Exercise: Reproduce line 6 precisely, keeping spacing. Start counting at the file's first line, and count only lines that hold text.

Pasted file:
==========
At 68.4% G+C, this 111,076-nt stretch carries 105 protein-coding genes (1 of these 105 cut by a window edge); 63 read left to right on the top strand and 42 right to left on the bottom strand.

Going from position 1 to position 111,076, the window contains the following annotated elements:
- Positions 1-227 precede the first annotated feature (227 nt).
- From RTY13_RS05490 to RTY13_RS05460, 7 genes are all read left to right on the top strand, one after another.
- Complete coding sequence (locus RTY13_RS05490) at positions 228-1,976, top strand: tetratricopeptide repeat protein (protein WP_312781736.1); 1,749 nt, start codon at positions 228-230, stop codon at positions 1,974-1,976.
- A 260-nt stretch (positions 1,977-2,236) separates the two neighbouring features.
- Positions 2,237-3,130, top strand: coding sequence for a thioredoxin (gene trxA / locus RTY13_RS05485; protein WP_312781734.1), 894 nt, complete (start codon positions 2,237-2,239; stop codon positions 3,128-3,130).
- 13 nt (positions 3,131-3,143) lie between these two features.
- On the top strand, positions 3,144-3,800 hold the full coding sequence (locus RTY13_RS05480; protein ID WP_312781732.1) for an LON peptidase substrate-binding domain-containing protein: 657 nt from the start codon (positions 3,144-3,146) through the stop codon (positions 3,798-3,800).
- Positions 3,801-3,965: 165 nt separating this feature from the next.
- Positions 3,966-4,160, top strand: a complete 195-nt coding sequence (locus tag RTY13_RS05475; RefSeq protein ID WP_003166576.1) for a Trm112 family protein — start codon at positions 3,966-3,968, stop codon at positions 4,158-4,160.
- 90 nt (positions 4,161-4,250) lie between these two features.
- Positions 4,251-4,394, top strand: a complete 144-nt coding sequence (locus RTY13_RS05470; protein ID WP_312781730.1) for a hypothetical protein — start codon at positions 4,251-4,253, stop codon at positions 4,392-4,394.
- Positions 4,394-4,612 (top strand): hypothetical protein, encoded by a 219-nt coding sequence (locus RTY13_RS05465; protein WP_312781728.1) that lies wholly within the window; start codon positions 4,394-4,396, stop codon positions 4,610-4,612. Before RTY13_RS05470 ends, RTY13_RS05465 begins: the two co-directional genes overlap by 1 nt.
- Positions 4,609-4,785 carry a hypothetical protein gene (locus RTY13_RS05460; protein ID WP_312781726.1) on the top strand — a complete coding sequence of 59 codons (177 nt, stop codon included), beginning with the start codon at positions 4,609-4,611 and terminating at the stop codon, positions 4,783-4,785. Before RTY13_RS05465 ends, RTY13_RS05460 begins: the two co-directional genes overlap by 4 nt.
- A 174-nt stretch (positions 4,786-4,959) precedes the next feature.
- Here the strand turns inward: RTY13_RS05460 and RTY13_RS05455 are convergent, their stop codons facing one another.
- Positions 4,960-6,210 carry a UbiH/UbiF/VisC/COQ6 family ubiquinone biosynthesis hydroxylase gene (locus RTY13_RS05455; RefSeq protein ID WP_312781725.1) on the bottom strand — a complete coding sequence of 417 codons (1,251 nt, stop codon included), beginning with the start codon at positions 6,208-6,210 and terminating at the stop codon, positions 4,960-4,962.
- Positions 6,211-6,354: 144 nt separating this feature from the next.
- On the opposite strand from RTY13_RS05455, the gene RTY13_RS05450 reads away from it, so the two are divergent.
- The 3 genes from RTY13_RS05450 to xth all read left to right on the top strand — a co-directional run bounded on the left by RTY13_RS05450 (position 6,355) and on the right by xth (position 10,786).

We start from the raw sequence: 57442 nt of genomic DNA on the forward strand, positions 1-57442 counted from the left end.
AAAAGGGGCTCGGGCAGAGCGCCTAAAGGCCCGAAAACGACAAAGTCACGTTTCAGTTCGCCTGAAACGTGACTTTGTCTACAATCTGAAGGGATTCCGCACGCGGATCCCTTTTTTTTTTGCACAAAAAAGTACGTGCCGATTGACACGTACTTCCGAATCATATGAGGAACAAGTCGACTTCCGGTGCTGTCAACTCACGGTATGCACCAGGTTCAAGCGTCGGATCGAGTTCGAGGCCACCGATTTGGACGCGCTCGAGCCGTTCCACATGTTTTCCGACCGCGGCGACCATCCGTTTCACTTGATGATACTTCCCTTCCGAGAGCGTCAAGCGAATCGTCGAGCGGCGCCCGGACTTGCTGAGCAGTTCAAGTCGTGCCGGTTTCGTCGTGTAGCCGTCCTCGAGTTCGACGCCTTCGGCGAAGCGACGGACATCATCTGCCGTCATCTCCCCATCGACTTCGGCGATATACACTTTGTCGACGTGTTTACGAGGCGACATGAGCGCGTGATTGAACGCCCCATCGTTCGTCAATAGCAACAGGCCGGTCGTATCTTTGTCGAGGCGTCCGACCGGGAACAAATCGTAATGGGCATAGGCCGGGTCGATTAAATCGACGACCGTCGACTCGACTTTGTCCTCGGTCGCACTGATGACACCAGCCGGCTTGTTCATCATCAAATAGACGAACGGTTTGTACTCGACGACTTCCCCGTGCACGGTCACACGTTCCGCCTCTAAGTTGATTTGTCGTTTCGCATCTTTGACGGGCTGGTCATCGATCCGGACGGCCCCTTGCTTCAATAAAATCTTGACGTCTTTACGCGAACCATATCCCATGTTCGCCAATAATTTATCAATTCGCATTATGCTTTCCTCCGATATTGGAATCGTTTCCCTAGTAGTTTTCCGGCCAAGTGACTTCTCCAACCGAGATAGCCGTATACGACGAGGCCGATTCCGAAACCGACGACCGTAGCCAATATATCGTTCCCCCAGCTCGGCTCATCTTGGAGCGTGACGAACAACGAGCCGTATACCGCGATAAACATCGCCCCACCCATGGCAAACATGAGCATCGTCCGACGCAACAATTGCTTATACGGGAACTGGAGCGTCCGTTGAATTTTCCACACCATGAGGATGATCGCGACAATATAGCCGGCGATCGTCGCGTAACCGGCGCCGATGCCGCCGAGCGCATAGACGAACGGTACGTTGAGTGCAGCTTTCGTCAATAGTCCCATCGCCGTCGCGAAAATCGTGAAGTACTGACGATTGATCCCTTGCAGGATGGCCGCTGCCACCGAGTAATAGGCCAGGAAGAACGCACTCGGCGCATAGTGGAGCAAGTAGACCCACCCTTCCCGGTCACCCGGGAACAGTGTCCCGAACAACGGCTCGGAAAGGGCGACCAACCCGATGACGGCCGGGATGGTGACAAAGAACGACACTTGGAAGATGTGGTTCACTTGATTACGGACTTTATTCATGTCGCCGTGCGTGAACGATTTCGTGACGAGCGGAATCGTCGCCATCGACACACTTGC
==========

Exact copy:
- A 260-nt stretch (positions 1,977-2,236) separates the two neighbouring features.